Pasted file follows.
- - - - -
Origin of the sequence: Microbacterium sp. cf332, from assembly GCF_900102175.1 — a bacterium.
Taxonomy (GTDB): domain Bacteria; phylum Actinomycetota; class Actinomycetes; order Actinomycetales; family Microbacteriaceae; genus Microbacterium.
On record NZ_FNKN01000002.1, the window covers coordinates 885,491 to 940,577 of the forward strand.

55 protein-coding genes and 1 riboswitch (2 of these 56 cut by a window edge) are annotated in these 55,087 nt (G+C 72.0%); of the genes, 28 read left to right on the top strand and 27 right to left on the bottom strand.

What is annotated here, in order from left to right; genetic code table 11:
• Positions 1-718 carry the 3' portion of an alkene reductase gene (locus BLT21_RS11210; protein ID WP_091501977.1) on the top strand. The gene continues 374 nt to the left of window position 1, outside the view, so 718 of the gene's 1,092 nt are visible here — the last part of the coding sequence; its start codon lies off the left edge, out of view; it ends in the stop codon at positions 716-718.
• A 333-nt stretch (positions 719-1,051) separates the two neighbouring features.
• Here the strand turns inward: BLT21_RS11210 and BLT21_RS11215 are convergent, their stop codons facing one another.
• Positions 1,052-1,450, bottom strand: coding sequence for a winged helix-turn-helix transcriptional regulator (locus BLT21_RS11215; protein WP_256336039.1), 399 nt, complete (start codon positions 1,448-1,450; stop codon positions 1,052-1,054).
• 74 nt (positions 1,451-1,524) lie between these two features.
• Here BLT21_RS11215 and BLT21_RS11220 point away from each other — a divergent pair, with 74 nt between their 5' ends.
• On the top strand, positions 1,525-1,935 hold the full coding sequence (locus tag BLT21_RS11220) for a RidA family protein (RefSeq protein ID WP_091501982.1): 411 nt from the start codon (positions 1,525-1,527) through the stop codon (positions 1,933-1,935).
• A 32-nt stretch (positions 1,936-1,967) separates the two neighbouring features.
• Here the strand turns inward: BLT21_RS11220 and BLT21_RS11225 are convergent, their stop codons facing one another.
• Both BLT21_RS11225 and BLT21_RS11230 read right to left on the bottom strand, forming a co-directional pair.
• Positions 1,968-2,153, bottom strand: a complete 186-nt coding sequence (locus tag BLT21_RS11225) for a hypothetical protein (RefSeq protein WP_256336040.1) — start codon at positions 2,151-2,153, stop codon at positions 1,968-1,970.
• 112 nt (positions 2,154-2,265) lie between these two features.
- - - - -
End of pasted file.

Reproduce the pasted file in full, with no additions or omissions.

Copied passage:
Origin of the sequence: Microbacterium sp. cf332, from assembly GCF_900102175.1 — a bacterium.
Taxonomy (GTDB): domain Bacteria; phylum Actinomycetota; class Actinomycetes; order Actinomycetales; family Microbacteriaceae; genus Microbacterium.
On record NZ_FNKN01000002.1, the window covers coordinates 885,491 to 940,577 of the forward strand.

55 protein-coding genes and 1 riboswitch (2 of these 56 cut by a window edge) are annotated in these 55,087 nt (G+C 72.0%); of the genes, 28 read left to right on the top strand and 27 right to left on the bottom strand.

What is annotated here, in order from left to right; genetic code table 11:
• Positions 1-718 carry the 3' portion of an alkene reductase gene (locus BLT21_RS11210; protein ID WP_091501977.1) on the top strand. The gene continues 374 nt to the left of window position 1, outside the view, so 718 of the gene's 1,092 nt are visible here — the last part of the coding sequence; its start codon lies off the left edge, out of view; it ends in the stop codon at positions 716-718.
• A 333-nt stretch (positions 719-1,051) separates the two neighbouring features.
• Here the strand turns inward: BLT21_RS11210 and BLT21_RS11215 are convergent, their stop codons facing one another.
• Positions 1,052-1,450, bottom strand: coding sequence for a winged helix-turn-helix transcriptional regulator (locus BLT21_RS11215; protein WP_256336039.1), 399 nt, complete (start codon positions 1,448-1,450; stop codon positions 1,052-1,054).
• 74 nt (positions 1,451-1,524) lie between these two features.
• Here BLT21_RS11215 and BLT21_RS11220 point away from each other — a divergent pair, with 74 nt between their 5' ends.
• On the top strand, positions 1,525-1,935 hold the full coding sequence (locus tag BLT21_RS11220) for a RidA family protein (RefSeq protein ID WP_091501982.1): 411 nt from the start codon (positions 1,525-1,527) through the stop codon (positions 1,933-1,935).
• A 32-nt stretch (positions 1,936-1,967) separates the two neighbouring features.
• Here the strand turns inward: BLT21_RS11220 and BLT21_RS11225 are convergent, their stop codons facing one another.
• Both BLT21_RS11225 and BLT21_RS11230 read right to left on the bottom strand, forming a co-directional pair.
• Positions 1,968-2,153, bottom strand: a complete 186-nt coding sequence (locus tag BLT21_RS11225) for a hypothetical protein (RefSeq protein WP_256336040.1) — start codon at positions 2,151-2,153, stop codon at positions 1,968-1,970.
• 112 nt (positions 2,154-2,265) lie between these two features.